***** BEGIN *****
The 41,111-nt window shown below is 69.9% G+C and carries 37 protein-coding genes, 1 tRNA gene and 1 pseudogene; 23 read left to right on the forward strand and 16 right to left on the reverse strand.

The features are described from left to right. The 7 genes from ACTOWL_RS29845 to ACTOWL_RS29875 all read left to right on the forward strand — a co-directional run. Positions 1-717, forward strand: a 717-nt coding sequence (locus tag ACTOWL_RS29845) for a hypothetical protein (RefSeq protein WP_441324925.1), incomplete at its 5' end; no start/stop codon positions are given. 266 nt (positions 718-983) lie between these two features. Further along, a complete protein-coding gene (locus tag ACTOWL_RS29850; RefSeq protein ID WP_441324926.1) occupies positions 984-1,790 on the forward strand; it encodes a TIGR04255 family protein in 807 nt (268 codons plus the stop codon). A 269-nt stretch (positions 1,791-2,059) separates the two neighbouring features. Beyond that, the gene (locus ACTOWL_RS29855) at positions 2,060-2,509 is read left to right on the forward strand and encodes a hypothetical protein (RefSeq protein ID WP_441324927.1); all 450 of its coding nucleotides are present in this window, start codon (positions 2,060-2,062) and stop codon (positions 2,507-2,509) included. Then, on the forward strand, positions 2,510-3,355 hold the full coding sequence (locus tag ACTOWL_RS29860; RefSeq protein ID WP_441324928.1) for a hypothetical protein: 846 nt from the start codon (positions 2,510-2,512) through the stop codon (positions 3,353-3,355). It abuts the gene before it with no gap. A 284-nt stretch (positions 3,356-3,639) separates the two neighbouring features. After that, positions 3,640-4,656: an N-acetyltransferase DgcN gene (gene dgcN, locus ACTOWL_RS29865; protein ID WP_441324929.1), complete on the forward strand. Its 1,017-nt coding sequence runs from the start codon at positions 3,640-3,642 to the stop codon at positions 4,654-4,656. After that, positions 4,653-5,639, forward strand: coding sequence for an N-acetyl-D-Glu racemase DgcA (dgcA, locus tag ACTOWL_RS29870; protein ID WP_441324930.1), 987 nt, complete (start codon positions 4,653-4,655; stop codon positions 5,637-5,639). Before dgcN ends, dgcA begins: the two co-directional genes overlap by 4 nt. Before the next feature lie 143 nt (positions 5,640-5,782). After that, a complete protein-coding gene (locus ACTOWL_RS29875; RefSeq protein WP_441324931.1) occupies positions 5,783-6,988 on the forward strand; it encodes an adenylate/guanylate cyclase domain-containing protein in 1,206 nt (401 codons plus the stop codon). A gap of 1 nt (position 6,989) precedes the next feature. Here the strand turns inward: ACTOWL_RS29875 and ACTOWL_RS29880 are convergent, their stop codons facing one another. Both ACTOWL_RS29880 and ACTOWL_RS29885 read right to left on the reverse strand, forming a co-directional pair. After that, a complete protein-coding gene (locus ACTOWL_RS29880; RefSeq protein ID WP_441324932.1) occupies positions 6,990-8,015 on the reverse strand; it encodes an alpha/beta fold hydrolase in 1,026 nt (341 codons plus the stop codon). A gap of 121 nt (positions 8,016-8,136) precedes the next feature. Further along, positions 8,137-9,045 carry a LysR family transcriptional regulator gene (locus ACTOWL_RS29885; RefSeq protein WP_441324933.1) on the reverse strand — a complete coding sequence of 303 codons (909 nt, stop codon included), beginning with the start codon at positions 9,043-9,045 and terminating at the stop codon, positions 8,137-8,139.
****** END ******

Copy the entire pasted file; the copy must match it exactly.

The 41,111-nt window shown below is 69.9% G+C and carries 37 protein-coding genes, 1 tRNA gene and 1 pseudogene; 23 read left to right on the forward strand and 16 right to left on the reverse strand.

The features are described from left to right. The 7 genes from ACTOWL_RS29845 to ACTOWL_RS29875 all read left to right on the forward strand — a co-directional run. Positions 1-717, forward strand: a 717-nt coding sequence (locus tag ACTOWL_RS29845) for a hypothetical protein (RefSeq protein WP_441324925.1), incomplete at its 5' end; no start/stop codon positions are given. 266 nt (positions 718-983) lie between these two features. Further along, a complete protein-coding gene (locus tag ACTOWL_RS29850; RefSeq protein ID WP_441324926.1) occupies positions 984-1,790 on the forward strand; it encodes a TIGR04255 family protein in 807 nt (268 codons plus the stop codon). A 269-nt stretch (positions 1,791-2,059) separates the two neighbouring features. Beyond that, the gene (locus ACTOWL_RS29855) at positions 2,060-2,509 is read left to right on the forward strand and encodes a hypothetical protein (RefSeq protein ID WP_441324927.1); all 450 of its coding nucleotides are present in this window, start codon (positions 2,060-2,062) and stop codon (positions 2,507-2,509) included. Then, on the forward strand, positions 2,510-3,355 hold the full coding sequence (locus tag ACTOWL_RS29860; RefSeq protein ID WP_441324928.1) for a hypothetical protein: 846 nt from the start codon (positions 2,510-2,512) through the stop codon (positions 3,353-3,355). It abuts the gene before it with no gap. A 284-nt stretch (positions 3,356-3,639) separates the two neighbouring features. After that, positions 3,640-4,656: an N-acetyltransferase DgcN gene (gene dgcN, locus ACTOWL_RS29865; protein ID WP_441324929.1), complete on the forward strand. Its 1,017-nt coding sequence runs from the start codon at positions 3,640-3,642 to the stop codon at positions 4,654-4,656. After that, positions 4,653-5,639, forward strand: coding sequence for an N-acetyl-D-Glu racemase DgcA (dgcA, locus tag ACTOWL_RS29870; protein ID WP_441324930.1), 987 nt, complete (start codon positions 4,653-4,655; stop codon positions 5,637-5,639). Before dgcN ends, dgcA begins: the two co-directional genes overlap by 4 nt. Before the next feature lie 143 nt (positions 5,640-5,782). After that, a complete protein-coding gene (locus ACTOWL_RS29875; RefSeq protein WP_441324931.1) occupies positions 5,783-6,988 on the forward strand; it encodes an adenylate/guanylate cyclase domain-containing protein in 1,206 nt (401 codons plus the stop codon). A gap of 1 nt (position 6,989) precedes the next feature. Here the strand turns inward: ACTOWL_RS29875 and ACTOWL_RS29880 are convergent, their stop codons facing one another. Both ACTOWL_RS29880 and ACTOWL_RS29885 read right to left on the reverse strand, forming a co-directional pair. After that, a complete protein-coding gene (locus ACTOWL_RS29880; RefSeq protein ID WP_441324932.1) occupies positions 6,990-8,015 on the reverse strand; it encodes an alpha/beta fold hydrolase in 1,026 nt (341 codons plus the stop codon). A gap of 121 nt (positions 8,016-8,136) precedes the next feature. Further along, positions 8,137-9,045 carry a LysR family transcriptional regulator gene (locus ACTOWL_RS29885; RefSeq protein WP_441324933.1) on the reverse strand — a complete coding sequence of 303 codons (909 nt, stop codon included), beginning with the start codon at positions 9,043-9,045 and terminating at the stop codon, positions 8,137-8,139.